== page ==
I've been shamelessly singing the praises of broad-market index funds, such as those based on the S&P 500, for more than a decade now. After all, lots of reasons to love them:

  • They can give you everything a simple investor needs, delivering market-matching returns that beat most other investments over long periods.
  • They tend to carry low fees.
  • They don't require much time, effort, or investing savvy.
  • They offer instant diversification.

Is there any time when it might be a mistake to invest in an S&P 500 index fund? Well, here's one: if you're expecting to become a significant shareholder in lots of exciting companies.

It's true that these funds instantly park you in 500 of America's biggest companies. Put your moola in them, and your fortunes will be tied to those of General Electric (NYSE:GE) and ExxonMobil (NYSE:XOM) -- along with 498 other companies. But let's look at this a little closer. It's not that I don't want you to invest in S&P 500 index funds -- even Warren Buffett has recommended them for most investors. It's just that I want you to understand what you're getting.

Look at the following table, which shows you the weight of various companies in the index.

Company

Weight in index

ExxonMobil

3.32%

General Electric

2.86%

McDonald's (NYSE:MCD)

0.44%

Tiffany (NYSE:TIF)

0.05%



Let's imagine that you have $5,000 invested in an S&P 500 index fund. How much of your money will be invested in these various companies? Check out the table below:

Company

Dollars in it

ExxonMobil

$166

General Electric

$143

McDonald's

$22

Tiffany

$3



This information can be surprising to some people. You might feel happy to be a part-owner in a fast-food giant and beam with pride watching Audrey Hepburn in "Breakfast at Tiffany's." But your ownership in both companies combined probably won't cover the cost of dinner and a movie for two, even if dinner is a Big Mac and fries.

Not so bad
That's okay, though, if all you're after is the overall market's return, or close to it. That's what this fund delivers, and it's enough to outperform most mutual funds over long periods, and enough to beat bonds, as well.

Consider also that you might actually have $50,000 or $100,000 invested in the fund -- perhaps via a 401(k) account through your employer. If so, you'd own $1,660 or $3,320 of ExxonMobil stock -- nothing to sneeze at. That's equivalent to roughly 24 or 48 shares. You'd still own tiny sums of many other companies, though, such as $30 or $60 of Tiffany.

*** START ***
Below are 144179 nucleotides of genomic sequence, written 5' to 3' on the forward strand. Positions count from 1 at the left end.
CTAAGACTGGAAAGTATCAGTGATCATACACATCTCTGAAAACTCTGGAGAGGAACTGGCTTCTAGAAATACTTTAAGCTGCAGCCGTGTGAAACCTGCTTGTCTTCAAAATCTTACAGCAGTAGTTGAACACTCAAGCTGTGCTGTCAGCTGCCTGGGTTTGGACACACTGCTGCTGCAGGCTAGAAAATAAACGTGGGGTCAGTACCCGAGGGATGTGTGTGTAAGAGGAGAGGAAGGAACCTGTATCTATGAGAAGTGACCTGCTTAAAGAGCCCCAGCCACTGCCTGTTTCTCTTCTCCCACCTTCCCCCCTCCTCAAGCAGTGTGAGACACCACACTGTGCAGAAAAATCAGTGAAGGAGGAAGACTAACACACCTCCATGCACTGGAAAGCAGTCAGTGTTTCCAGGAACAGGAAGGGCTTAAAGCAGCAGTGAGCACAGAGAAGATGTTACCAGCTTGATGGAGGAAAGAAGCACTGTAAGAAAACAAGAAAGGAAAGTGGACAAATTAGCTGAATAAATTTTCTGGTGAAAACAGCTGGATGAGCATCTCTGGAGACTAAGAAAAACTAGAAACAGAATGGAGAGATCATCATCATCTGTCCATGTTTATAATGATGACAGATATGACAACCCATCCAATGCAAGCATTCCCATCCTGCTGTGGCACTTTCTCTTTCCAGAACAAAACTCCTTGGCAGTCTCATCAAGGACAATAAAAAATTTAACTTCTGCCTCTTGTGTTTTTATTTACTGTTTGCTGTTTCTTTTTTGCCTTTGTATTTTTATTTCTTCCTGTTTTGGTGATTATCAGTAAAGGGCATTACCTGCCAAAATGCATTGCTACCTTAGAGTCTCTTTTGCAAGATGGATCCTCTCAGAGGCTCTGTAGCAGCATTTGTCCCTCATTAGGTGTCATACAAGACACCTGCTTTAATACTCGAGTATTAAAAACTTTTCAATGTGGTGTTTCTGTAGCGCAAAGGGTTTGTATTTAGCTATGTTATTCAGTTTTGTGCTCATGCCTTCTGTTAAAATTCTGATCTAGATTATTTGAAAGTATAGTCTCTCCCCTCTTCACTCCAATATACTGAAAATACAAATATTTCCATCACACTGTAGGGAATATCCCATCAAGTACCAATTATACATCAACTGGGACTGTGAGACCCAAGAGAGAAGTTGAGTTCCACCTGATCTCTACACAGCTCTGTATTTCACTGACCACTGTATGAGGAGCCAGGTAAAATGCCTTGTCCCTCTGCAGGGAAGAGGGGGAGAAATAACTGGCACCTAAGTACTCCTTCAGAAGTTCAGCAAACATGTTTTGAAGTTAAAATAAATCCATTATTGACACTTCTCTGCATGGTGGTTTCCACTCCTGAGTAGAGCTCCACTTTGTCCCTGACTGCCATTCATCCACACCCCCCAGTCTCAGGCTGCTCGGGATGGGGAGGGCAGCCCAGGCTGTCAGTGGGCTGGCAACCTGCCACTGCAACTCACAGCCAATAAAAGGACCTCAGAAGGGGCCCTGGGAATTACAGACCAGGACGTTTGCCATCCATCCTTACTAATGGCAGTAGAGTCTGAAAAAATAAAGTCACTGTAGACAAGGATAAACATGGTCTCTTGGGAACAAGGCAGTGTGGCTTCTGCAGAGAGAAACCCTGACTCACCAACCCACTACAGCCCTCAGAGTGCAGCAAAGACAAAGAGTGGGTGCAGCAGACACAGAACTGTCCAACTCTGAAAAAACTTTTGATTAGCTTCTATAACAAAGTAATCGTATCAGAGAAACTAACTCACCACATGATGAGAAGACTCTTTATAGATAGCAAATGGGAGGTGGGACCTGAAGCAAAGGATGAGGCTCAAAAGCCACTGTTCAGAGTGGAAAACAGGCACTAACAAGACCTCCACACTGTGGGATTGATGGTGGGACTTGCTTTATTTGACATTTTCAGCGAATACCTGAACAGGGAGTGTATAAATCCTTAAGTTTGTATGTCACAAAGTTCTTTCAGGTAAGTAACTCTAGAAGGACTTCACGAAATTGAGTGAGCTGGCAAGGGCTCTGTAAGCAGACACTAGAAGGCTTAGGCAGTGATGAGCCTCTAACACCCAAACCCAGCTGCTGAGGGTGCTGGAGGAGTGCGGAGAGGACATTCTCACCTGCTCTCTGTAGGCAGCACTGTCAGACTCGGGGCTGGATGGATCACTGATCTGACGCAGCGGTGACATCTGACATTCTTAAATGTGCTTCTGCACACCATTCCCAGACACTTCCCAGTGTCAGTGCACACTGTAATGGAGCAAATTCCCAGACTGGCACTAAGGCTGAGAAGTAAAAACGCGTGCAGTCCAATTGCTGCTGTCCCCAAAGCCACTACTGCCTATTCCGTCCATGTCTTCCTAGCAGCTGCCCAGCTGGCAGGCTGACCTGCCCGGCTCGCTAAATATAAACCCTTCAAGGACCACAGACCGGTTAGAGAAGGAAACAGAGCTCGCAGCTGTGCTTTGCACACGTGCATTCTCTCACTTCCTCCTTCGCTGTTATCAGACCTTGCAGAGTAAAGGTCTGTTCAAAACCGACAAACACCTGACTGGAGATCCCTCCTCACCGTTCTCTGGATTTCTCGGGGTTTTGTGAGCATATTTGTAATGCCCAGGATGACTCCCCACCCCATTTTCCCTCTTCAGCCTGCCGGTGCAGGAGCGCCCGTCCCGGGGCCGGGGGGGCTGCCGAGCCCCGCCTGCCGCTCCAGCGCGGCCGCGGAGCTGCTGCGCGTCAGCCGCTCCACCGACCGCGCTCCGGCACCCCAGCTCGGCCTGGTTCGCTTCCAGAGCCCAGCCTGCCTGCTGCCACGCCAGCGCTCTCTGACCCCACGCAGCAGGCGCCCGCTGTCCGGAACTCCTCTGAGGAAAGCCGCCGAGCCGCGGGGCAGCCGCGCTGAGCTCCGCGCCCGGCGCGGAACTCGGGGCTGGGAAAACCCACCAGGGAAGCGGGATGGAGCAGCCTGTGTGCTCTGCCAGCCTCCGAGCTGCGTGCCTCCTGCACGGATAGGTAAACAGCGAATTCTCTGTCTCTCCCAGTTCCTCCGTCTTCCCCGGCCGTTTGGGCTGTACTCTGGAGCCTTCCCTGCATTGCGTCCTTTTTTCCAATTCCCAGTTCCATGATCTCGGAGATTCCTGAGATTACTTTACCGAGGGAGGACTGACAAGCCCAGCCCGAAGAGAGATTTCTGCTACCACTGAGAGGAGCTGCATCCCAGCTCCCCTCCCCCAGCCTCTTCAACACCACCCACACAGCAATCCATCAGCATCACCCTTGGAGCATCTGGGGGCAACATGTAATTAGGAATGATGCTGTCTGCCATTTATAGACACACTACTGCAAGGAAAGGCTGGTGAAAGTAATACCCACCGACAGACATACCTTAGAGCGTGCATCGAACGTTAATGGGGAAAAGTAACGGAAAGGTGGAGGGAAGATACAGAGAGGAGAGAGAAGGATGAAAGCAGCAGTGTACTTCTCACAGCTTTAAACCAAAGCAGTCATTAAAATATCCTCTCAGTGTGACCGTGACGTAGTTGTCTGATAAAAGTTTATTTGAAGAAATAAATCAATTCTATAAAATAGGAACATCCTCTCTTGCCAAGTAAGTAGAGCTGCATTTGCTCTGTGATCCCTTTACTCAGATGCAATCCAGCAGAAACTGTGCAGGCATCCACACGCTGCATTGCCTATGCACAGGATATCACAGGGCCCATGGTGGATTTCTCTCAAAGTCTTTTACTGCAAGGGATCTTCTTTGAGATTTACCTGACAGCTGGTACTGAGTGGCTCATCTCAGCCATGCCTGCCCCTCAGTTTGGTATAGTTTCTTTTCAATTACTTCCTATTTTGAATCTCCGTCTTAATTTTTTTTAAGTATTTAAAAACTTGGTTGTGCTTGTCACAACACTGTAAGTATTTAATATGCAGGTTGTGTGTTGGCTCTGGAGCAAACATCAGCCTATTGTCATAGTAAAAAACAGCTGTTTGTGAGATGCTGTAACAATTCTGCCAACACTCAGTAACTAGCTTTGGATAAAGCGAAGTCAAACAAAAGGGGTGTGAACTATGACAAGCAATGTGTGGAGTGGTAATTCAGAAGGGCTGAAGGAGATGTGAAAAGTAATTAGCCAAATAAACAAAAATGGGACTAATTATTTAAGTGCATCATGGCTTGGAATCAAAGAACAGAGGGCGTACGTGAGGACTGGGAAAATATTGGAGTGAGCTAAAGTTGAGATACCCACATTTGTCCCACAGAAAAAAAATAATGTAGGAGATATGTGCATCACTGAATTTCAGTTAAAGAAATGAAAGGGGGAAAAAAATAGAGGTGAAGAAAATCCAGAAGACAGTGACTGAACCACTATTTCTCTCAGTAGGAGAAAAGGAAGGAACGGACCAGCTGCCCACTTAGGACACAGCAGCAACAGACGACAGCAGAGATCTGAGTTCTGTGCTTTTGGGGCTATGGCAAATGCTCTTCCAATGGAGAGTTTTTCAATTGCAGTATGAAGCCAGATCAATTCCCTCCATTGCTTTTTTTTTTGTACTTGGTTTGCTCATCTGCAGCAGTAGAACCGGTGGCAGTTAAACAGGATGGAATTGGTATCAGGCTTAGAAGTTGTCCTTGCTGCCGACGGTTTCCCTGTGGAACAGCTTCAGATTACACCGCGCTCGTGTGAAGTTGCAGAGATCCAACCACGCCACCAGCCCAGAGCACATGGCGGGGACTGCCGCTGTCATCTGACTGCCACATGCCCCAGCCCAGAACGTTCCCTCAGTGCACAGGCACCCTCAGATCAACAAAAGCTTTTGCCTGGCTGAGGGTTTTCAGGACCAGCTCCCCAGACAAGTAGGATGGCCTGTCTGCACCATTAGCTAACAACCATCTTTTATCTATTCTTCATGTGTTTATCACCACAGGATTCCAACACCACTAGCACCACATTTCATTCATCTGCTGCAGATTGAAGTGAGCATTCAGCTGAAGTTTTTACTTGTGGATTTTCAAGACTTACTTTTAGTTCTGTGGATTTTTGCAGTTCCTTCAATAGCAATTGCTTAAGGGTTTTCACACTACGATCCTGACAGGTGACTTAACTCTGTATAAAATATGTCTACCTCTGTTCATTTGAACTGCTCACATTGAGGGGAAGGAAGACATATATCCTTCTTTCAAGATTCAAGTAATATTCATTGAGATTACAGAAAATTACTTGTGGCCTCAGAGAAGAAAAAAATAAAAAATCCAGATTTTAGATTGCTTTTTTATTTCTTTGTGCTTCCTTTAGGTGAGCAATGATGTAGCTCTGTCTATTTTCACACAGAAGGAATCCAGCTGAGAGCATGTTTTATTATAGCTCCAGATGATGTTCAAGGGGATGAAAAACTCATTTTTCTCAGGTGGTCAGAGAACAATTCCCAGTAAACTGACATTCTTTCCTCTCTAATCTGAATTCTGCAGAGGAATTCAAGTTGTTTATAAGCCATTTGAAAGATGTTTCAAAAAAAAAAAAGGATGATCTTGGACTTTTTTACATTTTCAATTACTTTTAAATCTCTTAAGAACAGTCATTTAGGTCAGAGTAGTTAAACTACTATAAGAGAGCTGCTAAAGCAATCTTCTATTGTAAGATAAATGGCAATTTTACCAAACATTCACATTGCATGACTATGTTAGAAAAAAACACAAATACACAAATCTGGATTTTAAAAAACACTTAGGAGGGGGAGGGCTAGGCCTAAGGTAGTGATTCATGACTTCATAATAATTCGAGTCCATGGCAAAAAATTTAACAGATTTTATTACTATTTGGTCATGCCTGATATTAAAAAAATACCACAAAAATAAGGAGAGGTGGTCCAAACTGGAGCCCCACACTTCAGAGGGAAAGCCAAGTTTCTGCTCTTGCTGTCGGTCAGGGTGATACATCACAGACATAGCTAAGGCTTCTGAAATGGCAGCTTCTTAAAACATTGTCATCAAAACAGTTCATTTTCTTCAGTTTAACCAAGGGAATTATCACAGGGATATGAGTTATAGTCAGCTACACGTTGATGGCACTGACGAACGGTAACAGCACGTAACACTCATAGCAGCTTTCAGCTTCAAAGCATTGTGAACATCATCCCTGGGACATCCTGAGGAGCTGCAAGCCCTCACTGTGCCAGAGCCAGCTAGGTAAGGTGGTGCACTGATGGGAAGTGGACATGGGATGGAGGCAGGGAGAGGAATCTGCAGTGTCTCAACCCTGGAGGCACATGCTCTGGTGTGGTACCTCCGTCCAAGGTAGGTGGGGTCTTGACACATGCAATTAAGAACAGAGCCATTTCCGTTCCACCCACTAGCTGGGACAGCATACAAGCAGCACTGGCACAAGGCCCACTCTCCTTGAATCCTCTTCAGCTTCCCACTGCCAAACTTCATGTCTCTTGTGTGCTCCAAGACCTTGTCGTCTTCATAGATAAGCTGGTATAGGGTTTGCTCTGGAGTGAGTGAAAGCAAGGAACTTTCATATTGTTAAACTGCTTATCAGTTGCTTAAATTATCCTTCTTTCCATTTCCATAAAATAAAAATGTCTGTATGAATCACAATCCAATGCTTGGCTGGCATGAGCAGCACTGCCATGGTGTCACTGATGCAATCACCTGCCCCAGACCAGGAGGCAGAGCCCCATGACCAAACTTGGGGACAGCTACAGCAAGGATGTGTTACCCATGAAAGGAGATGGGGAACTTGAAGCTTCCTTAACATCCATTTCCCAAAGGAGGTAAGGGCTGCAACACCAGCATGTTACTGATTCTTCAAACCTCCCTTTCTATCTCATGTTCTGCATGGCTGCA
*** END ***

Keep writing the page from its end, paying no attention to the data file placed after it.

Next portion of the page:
What you're after
What matters in this scenario is what you're after. If you want exposure to small-cap companies, you won't find it here. If you want foreign stocks, you're out of luck again. (But if it's global gains you're after, many of these big American companies generate much of their income abroad -- think of ExxonMobil and McDonald's as examples.) If you want a host of undervalued growers in your portfolio, that's problematic, too, because the index doesn't discriminate by value -- it holds undervalued and overvalued companies alike.

Fortunately, you have another option -- you can simply complement your index fund holdings with some carefully selected individual stock holdings of your own -- or with other mutual funds that concentrate their positions into the companies you like the most.

For pointers to some outstanding mutual funds, ones that are long-term outperformers, with talented management and reasonable fees, permit me to recommend our Motley Fool Champion Funds newsletter. It has recommended many such funds -- and its recommendations, on average, are beating their respective benchmarks by over 13 percentage points. (Click here to try it for free for a whole month, which will give you full access to all past issues and all recommended funds.)

And in the meantime, if you're invested in an S&P 500 index fund, spend some time in our Index Fund Center learning what you own. And if you're not yet invested in it, consider doing so -- with eyes open.

Longtime contributor Selena Maranjian owns shares of General Electric and McDonald's. For more about Selena, view her bio and her profile. The Motley Fool is Fools writing for Fools.